Wednesday, 8 July 2009

Gyantsee 10-07-1904

Dear Delia,

Since arriving here from Kanyma nearly a fortnight ago the whole force has been so busy that we have been unable to write. I only arrived here from Danytsee 14 miles from here - where we had been despatched to drive away the enemy who had retired there after the taking of the Tony - As a matter of fact the enemy did not wait for us. We were away altogether three days and were recalled as the rumour in the camp goes that we start for Lhassa on Wednesday the 13th inst.

The taking of the Tony - I must shortly describe. I was ordered to take my hospital to Palla village - from whence the attack was meant to start - and form a dressing station there for the wounded there. We left our camp at midnight the night before and arrived at Palla village at 2am. At 3.30 am, the enemy discovered the Sappers and Miners attempting to blow up a wall and immediately a blaze of fire broke out from the Tony and the Monastery. This was a very pretty sight as it was still quite dark.

The bullets were "whizzing" all over the place but except when we came out of our cover to see the show we were quite safe. I had a splendid view of the whole attack - made by three columns working forwards simultaneously who eventually took the village houses at the base of the Tung. The batteries then came in to action and shelled the Tony - for several hours -firing shells at any building which fired up on us. One never saw a Tibetan and anywhere - they moved about in hundreds all over the Tony by "covered" ways - hence our difficulty in locating them except by their fire.

Even when their shelters were blown to pieces by the battery shells - those who were unhurt escaped to another shelter or fort unobserved. Thus the attack went on for 12 hours and it looked as if we should never take the Tony.

At 5pm the General ordered one company each of the Royal Fusiliers and 8th Gurkhas to scale the fort through a break which had been made in to the Tony by repeated shellings of the Battery at one spot. I saw these men start from Palla and skirmish across the open towards the Tony. We all watched them breathlessly as the Tibetans poured a tremendous fire upon them. One Gurkha was hit in the leg after going only 100 yards - he was brought back by the Regimental Stretcher Bearers to me to dress. We saw them reach the base of the Tony and disappear - after about half an hour we saw to our delight a few struggling up the cliff taking advantage of every spot of "cover" to shield them from the enemy's fire.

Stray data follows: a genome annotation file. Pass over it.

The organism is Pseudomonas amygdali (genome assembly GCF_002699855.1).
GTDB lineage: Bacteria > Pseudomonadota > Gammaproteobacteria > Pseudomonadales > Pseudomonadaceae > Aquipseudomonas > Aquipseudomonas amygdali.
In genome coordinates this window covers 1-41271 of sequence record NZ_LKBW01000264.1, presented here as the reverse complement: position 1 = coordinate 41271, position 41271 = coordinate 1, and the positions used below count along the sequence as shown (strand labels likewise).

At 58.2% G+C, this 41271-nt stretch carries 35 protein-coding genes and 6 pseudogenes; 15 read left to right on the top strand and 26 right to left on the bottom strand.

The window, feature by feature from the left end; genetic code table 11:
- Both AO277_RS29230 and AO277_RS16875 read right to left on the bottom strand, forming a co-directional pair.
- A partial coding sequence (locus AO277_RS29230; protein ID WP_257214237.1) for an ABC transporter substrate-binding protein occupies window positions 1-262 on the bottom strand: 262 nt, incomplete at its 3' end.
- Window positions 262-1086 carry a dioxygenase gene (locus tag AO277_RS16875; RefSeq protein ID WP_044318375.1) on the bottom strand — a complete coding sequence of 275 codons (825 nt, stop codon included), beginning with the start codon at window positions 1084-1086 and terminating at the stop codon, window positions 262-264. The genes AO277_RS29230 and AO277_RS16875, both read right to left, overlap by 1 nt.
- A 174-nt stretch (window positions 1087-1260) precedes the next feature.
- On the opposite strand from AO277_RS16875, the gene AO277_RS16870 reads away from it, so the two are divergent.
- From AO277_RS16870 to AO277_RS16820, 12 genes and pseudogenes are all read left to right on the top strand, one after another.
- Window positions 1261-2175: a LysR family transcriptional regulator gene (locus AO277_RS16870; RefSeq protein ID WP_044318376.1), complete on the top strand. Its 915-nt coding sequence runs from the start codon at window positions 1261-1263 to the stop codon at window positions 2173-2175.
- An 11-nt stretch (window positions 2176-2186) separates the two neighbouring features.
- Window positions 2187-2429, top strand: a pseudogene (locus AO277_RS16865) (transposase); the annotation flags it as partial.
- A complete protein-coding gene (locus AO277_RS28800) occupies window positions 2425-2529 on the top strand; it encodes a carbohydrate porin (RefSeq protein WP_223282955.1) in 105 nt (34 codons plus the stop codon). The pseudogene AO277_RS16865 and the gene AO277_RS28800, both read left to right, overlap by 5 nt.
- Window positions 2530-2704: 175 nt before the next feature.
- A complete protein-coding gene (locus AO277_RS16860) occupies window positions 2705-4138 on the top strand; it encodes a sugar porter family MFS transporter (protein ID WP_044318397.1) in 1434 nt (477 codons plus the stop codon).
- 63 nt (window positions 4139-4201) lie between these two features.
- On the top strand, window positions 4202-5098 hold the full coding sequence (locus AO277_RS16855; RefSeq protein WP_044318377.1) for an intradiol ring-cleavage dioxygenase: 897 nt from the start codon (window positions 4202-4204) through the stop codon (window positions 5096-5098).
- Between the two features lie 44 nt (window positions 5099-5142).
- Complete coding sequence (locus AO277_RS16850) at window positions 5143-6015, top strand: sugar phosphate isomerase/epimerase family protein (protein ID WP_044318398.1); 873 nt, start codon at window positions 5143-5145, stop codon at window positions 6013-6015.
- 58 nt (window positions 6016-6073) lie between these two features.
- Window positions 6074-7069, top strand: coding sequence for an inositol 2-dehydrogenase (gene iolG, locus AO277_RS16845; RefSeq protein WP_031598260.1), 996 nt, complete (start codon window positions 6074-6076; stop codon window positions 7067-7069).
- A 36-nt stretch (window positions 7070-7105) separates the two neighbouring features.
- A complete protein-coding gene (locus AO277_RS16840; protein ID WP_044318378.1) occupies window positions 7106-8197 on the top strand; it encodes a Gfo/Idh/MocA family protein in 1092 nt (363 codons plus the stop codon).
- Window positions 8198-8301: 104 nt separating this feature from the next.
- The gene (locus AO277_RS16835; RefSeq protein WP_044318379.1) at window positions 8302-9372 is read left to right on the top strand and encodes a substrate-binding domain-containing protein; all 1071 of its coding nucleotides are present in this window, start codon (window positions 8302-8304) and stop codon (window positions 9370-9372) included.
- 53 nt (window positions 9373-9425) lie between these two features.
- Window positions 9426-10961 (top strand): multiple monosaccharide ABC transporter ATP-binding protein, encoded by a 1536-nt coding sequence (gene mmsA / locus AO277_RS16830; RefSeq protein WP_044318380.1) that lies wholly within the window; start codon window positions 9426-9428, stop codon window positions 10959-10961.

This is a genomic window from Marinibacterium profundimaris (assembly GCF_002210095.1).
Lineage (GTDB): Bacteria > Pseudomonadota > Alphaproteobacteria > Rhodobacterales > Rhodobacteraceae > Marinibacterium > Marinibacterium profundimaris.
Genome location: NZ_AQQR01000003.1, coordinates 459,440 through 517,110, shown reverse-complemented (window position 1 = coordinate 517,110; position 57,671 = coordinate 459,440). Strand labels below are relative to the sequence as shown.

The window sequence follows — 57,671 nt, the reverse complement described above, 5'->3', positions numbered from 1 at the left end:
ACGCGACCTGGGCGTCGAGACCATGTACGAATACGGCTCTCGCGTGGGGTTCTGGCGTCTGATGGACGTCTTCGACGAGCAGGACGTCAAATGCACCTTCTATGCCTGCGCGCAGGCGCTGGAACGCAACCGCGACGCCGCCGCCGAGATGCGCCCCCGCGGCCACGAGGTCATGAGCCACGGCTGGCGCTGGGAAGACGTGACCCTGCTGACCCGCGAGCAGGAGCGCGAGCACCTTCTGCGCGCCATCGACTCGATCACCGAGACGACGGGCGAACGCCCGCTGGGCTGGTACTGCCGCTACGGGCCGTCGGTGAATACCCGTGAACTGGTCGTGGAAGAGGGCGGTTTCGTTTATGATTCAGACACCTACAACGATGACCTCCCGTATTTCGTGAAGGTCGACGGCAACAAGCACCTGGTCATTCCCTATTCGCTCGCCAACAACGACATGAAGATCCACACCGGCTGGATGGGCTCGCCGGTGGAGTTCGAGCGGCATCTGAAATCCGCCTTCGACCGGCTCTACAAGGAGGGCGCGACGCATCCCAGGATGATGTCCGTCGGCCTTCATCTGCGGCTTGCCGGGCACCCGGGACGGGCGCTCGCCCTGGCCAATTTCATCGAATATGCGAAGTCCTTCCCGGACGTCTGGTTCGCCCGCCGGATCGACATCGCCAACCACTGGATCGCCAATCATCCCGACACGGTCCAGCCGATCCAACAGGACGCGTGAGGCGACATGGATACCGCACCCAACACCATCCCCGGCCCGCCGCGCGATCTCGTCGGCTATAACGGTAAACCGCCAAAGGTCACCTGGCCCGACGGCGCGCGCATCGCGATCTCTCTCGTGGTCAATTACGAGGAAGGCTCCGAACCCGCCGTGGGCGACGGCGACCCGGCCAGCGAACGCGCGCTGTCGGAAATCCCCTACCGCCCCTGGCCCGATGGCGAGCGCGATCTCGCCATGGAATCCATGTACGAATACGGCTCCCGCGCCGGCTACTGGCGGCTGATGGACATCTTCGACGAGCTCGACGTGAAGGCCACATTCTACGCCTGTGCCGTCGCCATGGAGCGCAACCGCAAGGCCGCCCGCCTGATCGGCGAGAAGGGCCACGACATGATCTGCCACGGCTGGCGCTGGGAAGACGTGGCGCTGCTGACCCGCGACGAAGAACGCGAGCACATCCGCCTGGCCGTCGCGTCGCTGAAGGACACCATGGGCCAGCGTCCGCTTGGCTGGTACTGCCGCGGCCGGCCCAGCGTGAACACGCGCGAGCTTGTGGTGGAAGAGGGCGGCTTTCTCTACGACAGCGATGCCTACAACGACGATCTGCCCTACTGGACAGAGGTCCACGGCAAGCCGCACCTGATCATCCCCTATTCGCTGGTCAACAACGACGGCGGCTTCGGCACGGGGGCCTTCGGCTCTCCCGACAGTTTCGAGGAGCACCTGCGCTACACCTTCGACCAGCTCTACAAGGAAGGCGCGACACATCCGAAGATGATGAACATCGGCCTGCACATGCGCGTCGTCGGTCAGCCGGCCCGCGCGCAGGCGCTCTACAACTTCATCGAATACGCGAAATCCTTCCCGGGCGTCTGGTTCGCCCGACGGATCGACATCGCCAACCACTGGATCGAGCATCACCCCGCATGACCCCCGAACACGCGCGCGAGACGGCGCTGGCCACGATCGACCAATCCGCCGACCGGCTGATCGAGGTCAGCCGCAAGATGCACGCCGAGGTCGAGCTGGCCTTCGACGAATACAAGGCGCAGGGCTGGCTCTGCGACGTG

All this time a tremendous fusillade was kept up on the Tony by every available rifle and gun of the Battery's to distract the attention of the enemy from the Storming Party. It was really wonderful to see a shell bursting only 30 yards in front of our men and our men taking advantage of the bursting of it to rush up to this very spot from which the enemy had up at that very moment fled. As they fled so the Maxim Guns mowed them down. Well as you know from the papers - we reached the summit of the Tony and the enemy were beaten. This Monastery still fired upon us but when the Tony was taken we knew we had won the day.

At 6.30 pm we rode over to the base of the Tony and enquired how many wounded there were for me and found to my relief only three Fusiliers and two officers - Bowden Smith and Nicolas. My cases at the dressing station at Palla had all been Sepoys Natives. I got these men back to camp at 8pm and my night and day was over. How there were so few Casualties I cannot imagine. The next day was a day off except for the C officers few wounded. I only had one small operation - removing a bullet from the back of the neck of Bowden Smith.

The day after I went with the force to see Donytsee bring brings me up to date. This afternoon I received your mail letters from you enclosing Bs from Amy and from No.19 - Grandma. I hope you received the Tibetan scrolls safely - they were all taken from the Monastery of Tsechen which was three days after arriving here. You must patch them up and clean them. Everything is dirty up here. Give any away that you don't want. Have several other things - loot of the sorts - which I will send along when I have time to pack them up. Amy's account of my loot and interview with the "curator" was very amusing. Tell her know - up here - he is a Barts man - he is now back at Kalamatzo back there from here.

Whilst I was away at Donytsee, several Fusiliers were blown up by gunpowder at the Tony and I have now 8 badly burnt in the hospital so I am very busy. Very tired must go to bed - as I have a busy day in hospital tomorrow and have much to arrange if we are off to Lhassa. Much love. Am quite fit though everyone here has a cold and sore throat from the wet ground.

Your Affectionate Brother


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